May 12, 2004
Independent Online

With trembling fingers

Despite the worst foreign policy blunder in American history, George W. Bush
and his millionaire supporters don't know the meaning of the word shame

B Y  H A L  C R O W T H E R

I used to take a drink on occasion with a network newsman famed for his
impenetrable calm--his apparent pulse rate that of a large mammal in deep
hibernation--and in an avuncular moment he advised me that I'd do all right,
in the long run, if I could only avoid the kind of journalism committed to
the keyboard "with trembling fingers." I recognized the wisdom of this
advice and endeavored over the years to write as little as possible when my
blood pressure was soaring and my face was streaked with tears. The lava
flows of indignation ebb predictably with age and hardening arteries, and
nearing three-score I thought I'd never have to take another
tranquilizer--or a double bourbon--to keep my fingers steady on the keys.

I never imagined 2004. It would be sophomoric to say that there was never a
worse year to be an American. My own memory preserves the dread summer of
1968. My parents suffered the consequences of 1941 and 1929, and my
grandfather Jack Allen, who lived through all those dark years, might have
added 1918, with the flu epidemic and the Great War in France that each
failed, very narrowly, to kill him. Drop back another generation or two and
we encounter 1861.

But if this is not the worst year yet to be an American, it's the worst year
by far to be one of those hag-ridden wretches who comment on the American
scene. The columnist who trades in snide one-liners flounders like a stupid
comic with a tired audience; TV comedians and talk-show hosts who try to
treat 2004 like any zany election year have become grotesque, almost
loathsome. Our most serious, responsible newspaper columnists are so stunned
by the disaster in Iraq that they've begun to quote poetry by Rupert Brooke
and Wilfred Owen. They lower their voices, they sound like Army chaplains
delivering eulogies over ranks of flag-draped coffins, under a hard rain
from an iron sky.

Yeats' "blood-dimmed tide is loosed." The war news had already deteriorated
from bad to tragic to pre-apocalyptic, which left no suitable category for
these excruciating reports on the sexual torture of Iraqi prisoners.
Fingers, be still. In less than a year, the morale of the occupying forces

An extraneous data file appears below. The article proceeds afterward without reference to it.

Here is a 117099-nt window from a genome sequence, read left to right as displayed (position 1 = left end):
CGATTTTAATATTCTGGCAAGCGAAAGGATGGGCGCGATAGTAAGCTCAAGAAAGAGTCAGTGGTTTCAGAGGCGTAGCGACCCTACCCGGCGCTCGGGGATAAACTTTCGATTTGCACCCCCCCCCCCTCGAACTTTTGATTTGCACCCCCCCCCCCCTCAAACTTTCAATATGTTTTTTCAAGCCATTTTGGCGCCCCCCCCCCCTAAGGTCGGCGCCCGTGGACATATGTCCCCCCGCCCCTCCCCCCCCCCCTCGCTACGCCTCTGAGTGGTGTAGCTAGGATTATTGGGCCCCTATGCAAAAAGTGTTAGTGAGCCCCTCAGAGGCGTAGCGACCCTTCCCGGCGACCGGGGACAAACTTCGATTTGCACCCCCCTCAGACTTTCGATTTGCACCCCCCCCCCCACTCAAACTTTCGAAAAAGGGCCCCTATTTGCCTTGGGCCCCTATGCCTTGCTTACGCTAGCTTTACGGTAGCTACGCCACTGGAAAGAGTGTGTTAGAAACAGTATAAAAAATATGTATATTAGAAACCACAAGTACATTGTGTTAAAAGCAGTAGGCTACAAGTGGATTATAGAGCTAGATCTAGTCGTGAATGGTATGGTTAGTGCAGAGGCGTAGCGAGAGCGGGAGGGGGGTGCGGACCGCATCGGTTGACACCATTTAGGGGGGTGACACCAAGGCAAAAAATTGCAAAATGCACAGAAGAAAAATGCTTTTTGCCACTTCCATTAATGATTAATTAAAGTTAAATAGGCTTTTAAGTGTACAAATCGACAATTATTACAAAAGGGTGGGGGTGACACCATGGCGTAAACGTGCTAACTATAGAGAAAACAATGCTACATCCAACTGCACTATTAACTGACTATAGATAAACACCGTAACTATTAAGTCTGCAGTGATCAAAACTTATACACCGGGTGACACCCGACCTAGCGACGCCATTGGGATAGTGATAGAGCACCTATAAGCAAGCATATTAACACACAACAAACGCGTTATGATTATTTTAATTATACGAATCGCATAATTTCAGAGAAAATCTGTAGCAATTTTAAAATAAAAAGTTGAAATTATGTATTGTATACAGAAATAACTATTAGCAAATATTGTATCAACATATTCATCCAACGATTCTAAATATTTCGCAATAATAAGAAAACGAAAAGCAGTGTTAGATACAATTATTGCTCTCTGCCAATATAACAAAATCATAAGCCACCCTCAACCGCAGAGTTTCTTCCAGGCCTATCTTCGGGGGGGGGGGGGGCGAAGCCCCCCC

had sunk so low that murder, suicide, rape and sexual harassment became
alarming statistics, and now the warriors of democracy--the emissaries of
civilization--stand accused of every crime this side of cannibalism. Osama
bin Laden has always anathematized America's culture, as well as its
geopolitical influence. To him these atrocities are a sign of Allah's
certain favor, a great moral victory, a vindication of his deepest anger and
darkest crimes.

Where does it go from here? The nightmare misadventure in Iraq is over,
beyond the reach of any reasonable argument, though many more body bags will
be filled. In Washington, chicken hawks will still be squawking about
"digging in" and winning, but Vietnam proved conclusively that no modern war
of occupation would ever be won. Every occupation is doomed. The only way
you "win" a war of occupation is the old-fashioned way, the way Rome finally
defeated the Carthaginians: kill all the fighters, enslave everyone else,
raze the cities and sow the fields with salt.

Otherwise the occupied people will fight you to the last peasant, and why
shouldn't they? If our presidential election fails to dislodge the crazy
bastards who annexed Baghdad, many of us in this country would welcome
regime change by any intervention, human or divine. But if, say, the Chinese
came in to rescue us--Operation American Freedom--how long would any of us,
left-wing or right, put up with an occupying army teaching us Chinese-style
democracy? A guerrilla who opposes an invading army on his own soil is not a
terrorist, he's a resistance fighter. In Iraq we're not fighting enemies but